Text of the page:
Develop your researcher profile
Whether you create a simple author ID like ORCiD, or actively network with other researchers on social media, an online profile can help increase the visibility of your research.
You should consider creating an online profile to:
- Increase the visibility of your research and scholarship.
- Solve the issue of author name ambiguity and attribution.
- Maximise the citation rate of your research.
- Increase the chance of making new contacts to collaborate with in future research.
- Increase your options for funding.
Strategies for your online profile
- Describe your research in a brief summary.
- Collect your research outputs and deposit to [email protected] and [email protected].
- Focus on building a research community.
- Network both online and in person.
Considerations for your online profile
- Where do you want to present yourself?
- Twitter? Blog? LinkedIn? YouTube? ORCiD?
- How much time do you have to maintain your professional profile?
- How much control and how much interaction do you want?
- How do you create a balance between privacy and visibility?
- What are the copyright considerations when uploading your research?
- When and how do you want to use social media compared to professional media?
Why are author IDs important?
An author identity is a unique identity that helps:
- Group any name variations that you have published under.
- Differentiate you from authors with similar names.
- Link all your publications together.
- Improve your impact and discoverability as a researcher.
- Gather metrics such as citation counts and h-indexes.
Consider using the following services:
|ORCiD (Open Researcher and Contributor ID)||
|Publons (Clarivates Analytics/Web of Science database)||
|Scopus ID (Scopus database)||
|Google Scholar Citations||
ORCiD (Open Researcher and Contributor ID) is an open, non-profit effort to create a registry of unique researcher identifiers and a way to link research activities and outputs to these identifiers. Your 16-digit ID number can link together different versions of your name and disambiguates your name from other researchers. You control the information on your profile and how much of it you want to share publicly.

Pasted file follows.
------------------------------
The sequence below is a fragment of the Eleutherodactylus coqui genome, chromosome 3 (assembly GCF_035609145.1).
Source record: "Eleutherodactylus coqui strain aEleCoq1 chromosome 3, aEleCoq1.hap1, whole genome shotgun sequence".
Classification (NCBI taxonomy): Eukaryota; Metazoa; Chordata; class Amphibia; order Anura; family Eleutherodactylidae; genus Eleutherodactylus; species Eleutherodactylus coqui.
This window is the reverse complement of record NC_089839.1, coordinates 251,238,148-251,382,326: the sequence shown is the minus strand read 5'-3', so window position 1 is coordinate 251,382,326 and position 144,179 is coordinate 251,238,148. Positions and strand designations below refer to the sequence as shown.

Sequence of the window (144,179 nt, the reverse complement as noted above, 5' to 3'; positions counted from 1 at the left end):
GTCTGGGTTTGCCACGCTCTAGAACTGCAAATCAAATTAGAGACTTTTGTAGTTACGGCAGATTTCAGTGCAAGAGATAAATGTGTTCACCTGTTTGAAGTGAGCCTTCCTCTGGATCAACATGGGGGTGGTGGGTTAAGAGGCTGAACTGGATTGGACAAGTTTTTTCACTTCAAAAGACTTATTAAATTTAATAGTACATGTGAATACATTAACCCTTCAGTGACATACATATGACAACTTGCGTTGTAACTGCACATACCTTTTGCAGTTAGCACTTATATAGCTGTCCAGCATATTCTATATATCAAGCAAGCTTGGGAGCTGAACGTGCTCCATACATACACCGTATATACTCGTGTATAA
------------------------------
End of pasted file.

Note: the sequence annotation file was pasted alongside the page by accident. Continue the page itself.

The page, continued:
ORCiD numbers are used in key research workflows, including manuscript submissions, grant applications and patent applications. You can add your ORCiD to your staff profile and CV, and you can carry it between institutions throughout your career.
Students can register directly on the ORCiD website.
Increase your visibility
- Create a professional online profile on social media (eg Twitter, Facebook, LinkedIn, YouTube or your own website) to talk about your research and follow other researchers.
- Pitch a new article to The Conversation. The Conversation is an independent, not-for-profit publisher of research-based news and analysis. It connects your academic expertise with journalistic skills and flair to create a product that’s unique and extremely valuable and powerful. As a researcher, you will extend your research reach globally and directly to practitioners, key decision-makers and the public by adding your voice to the Conversation. Lincoln University is a member of The Conversation and its three experienced NZ editors can help you craft your research so it engages and connects with a global audience. It also facilitates faster publication than journals and enables timely communication of current research on topical issues.
- To pitch a new article to The Conversation read the following How To Guide.
- Publish in an Open Access journal.
- Deposit your conference papers, journal articles (including from ‘closed access’ journals), thesis and other outputs written while at Lincoln into [email protected]. (Lincoln staff should deposit via Elements.)
- Deposit data supporting your paper into [email protected]
- Submit a video about your research into the Lincoln University Living Heritage.
- Create a researcher identity with ORCiD to unambiguously link publications to you and any author name variations.
Contact us to find out more about creating a presence in the Lincoln University archives.